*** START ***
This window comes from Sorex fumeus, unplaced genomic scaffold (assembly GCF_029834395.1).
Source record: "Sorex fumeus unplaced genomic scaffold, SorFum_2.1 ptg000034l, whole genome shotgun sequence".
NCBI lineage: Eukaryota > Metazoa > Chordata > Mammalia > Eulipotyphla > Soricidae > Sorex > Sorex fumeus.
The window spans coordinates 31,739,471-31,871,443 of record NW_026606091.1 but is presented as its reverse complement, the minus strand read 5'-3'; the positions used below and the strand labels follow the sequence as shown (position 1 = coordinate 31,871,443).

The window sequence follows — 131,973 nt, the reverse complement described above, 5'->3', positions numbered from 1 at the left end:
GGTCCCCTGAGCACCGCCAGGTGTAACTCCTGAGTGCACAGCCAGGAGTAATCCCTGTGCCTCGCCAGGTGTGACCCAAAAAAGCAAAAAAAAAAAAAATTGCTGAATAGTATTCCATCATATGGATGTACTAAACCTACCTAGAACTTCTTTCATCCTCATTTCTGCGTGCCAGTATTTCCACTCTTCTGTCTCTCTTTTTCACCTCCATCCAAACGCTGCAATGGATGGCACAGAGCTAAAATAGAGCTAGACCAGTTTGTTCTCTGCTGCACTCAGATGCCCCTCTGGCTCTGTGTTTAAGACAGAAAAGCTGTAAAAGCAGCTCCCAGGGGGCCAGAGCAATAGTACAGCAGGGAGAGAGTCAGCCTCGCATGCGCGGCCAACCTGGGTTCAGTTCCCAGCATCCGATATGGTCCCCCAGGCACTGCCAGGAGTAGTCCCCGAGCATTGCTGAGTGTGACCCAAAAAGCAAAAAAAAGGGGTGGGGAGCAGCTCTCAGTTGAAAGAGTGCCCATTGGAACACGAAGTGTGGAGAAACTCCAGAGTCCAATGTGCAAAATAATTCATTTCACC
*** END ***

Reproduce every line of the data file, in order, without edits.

This window comes from Sorex fumeus, unplaced genomic scaffold (assembly GCF_029834395.1).
Source record: "Sorex fumeus unplaced genomic scaffold, SorFum_2.1 ptg000034l, whole genome shotgun sequence".
NCBI lineage: Eukaryota > Metazoa > Chordata > Mammalia > Eulipotyphla > Soricidae > Sorex > Sorex fumeus.
The window spans coordinates 31,739,471-31,871,443 of record NW_026606091.1 but is presented as its reverse complement, the minus strand read 5'-3'; the positions used below and the strand labels follow the sequence as shown (position 1 = coordinate 31,871,443).

The window sequence follows — 131,973 nt, the reverse complement described above, 5'->3', positions numbered from 1 at the left end:
GGTCCCCTGAGCACCGCCAGGTGTAACTCCTGAGTGCACAGCCAGGAGTAATCCCTGTGCCTCGCCAGGTGTGACCCAAAAAAGCAAAAAAAAAAAAAATTGCTGAATAGTATTCCATCATATGGATGTACTAAACCTACCTAGAACTTCTTTCATCCTCATTTCTGCGTGCCAGTATTTCCACTCTTCTGTCTCTCTTTTTCACCTCCATCCAAACGCTGCAATGGATGGCACAGAGCTAAAATAGAGCTAGACCAGTTTGTTCTCTGCTGCACTCAGATGCCCCTCTGGCTCTGTGTTTAAGACAGAAAAGCTGTAAAAGCAGCTCCCAGGGGGCCAGAGCAATAGTACAGCAGGGAGAGAGTCAGCCTCGCATGCGCGGCCAACCTGGGTTCAGTTCCCAGCATCCGATATGGTCCCCCAGGCACTGCCAGGAGTAGTCCCCGAGCATTGCTGAGTGTGACCCAAAAAGCAAAAAAAAGGGGTGGGGAGCAGCTCTCAGTTGAAAGAGTGCCCATTGGAACACGAAGTGTGGAGAAACTCCAGAGTCCAATGTGCAAAATAATTCATTTCACC